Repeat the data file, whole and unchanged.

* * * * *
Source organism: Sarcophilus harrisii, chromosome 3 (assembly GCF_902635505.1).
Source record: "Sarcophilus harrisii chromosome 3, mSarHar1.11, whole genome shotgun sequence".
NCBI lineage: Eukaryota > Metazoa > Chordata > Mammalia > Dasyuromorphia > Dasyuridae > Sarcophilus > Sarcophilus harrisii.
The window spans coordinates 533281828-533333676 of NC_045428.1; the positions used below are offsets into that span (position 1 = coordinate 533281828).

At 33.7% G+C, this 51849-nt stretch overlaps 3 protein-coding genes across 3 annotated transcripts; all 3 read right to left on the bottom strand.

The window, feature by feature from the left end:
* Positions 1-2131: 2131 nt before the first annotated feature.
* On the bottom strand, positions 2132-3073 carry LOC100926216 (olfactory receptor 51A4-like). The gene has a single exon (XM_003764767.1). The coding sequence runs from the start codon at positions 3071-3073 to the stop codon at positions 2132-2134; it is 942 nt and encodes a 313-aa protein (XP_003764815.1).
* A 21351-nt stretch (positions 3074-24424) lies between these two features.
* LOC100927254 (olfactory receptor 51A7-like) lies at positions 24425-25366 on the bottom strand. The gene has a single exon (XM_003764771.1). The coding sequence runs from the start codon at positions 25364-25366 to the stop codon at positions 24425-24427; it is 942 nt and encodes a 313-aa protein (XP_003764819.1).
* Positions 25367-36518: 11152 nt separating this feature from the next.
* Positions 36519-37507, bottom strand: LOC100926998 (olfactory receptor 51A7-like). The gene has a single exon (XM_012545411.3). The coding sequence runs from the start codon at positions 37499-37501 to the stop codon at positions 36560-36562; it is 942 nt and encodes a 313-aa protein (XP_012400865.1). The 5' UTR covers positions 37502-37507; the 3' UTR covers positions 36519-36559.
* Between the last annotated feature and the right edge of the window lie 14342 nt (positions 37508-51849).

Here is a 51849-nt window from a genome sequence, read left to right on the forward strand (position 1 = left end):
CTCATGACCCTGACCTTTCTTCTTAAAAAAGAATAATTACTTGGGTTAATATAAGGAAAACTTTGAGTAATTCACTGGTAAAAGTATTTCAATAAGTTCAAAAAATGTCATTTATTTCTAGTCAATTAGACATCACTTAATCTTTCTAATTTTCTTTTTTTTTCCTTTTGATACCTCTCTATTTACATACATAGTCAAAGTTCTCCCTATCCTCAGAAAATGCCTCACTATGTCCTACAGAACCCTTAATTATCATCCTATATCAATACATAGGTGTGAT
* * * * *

Source organism: Sarcophilus harrisii, chromosome 3 (assembly GCF_902635505.1).
Source record: "Sarcophilus harrisii chromosome 3, mSarHar1.11, whole genome shotgun sequence".
NCBI lineage: Eukaryota > Metazoa > Chordata > Mammalia > Dasyuromorphia > Dasyuridae > Sarcophilus > Sarcophilus harrisii.
The window spans coordinates 533281828-533333676 of NC_045428.1; the positions used below are offsets into that span (position 1 = coordinate 533281828).

At 33.7% G+C, this 51849-nt stretch overlaps 3 protein-coding genes across 3 annotated transcripts; all 3 read right to left on the bottom strand.

The window, feature by feature from the left end:
* Positions 1-2131: 2131 nt before the first annotated feature.
* On the bottom strand, positions 2132-3073 carry LOC100926216 (olfactory receptor 51A4-like). The gene has a single exon (XM_003764767.1). The coding sequence runs from the start codon at positions 3071-3073 to the stop codon at positions 2132-2134; it is 942 nt and encodes a 313-aa protein (XP_003764815.1).
* A 21351-nt stretch (positions 3074-24424) lies between these two features.
* LOC100927254 (olfactory receptor 51A7-like) lies at positions 24425-25366 on the bottom strand. The gene has a single exon (XM_003764771.1). The coding sequence runs from the start codon at positions 25364-25366 to the stop codon at positions 24425-24427; it is 942 nt and encodes a 313-aa protein (XP_003764819.1).
* Positions 25367-36518: 11152 nt separating this feature from the next.
* Positions 36519-37507, bottom strand: LOC100926998 (olfactory receptor 51A7-like). The gene has a single exon (XM_012545411.3). The coding sequence runs from the start codon at positions 37499-37501 to the stop codon at positions 36560-36562; it is 942 nt and encodes a 313-aa protein (XP_012400865.1). The 5' UTR covers positions 37502-37507; the 3' UTR covers positions 36519-36559.
* Between the last annotated feature and the right edge of the window lie 14342 nt (positions 37508-51849).

Here is a 51849-nt window from a genome sequence, read left to right on the forward strand (position 1 = left end):
CTCATGACCCTGACCTTTCTTCTTAAAAAAGAATAATTACTTGGGTTAATATAAGGAAAACTTTGAGTAATTCACTGGTAAAAGTATTTCAATAAGTTCAAAAAATGTCATTTATTTCTAGTCAATTAGACATCACTTAATCTTTCTAATTTTCTTTTTTTTTCCTTTTGATACCTCTCTATTTACATACATAGTCAAAGTTCTCCCTATCCTCAGAAAATGCCTCACTATGTCCTACAGAACCCTTAATTATCATCCTATATCAATACATAGGTGTGAT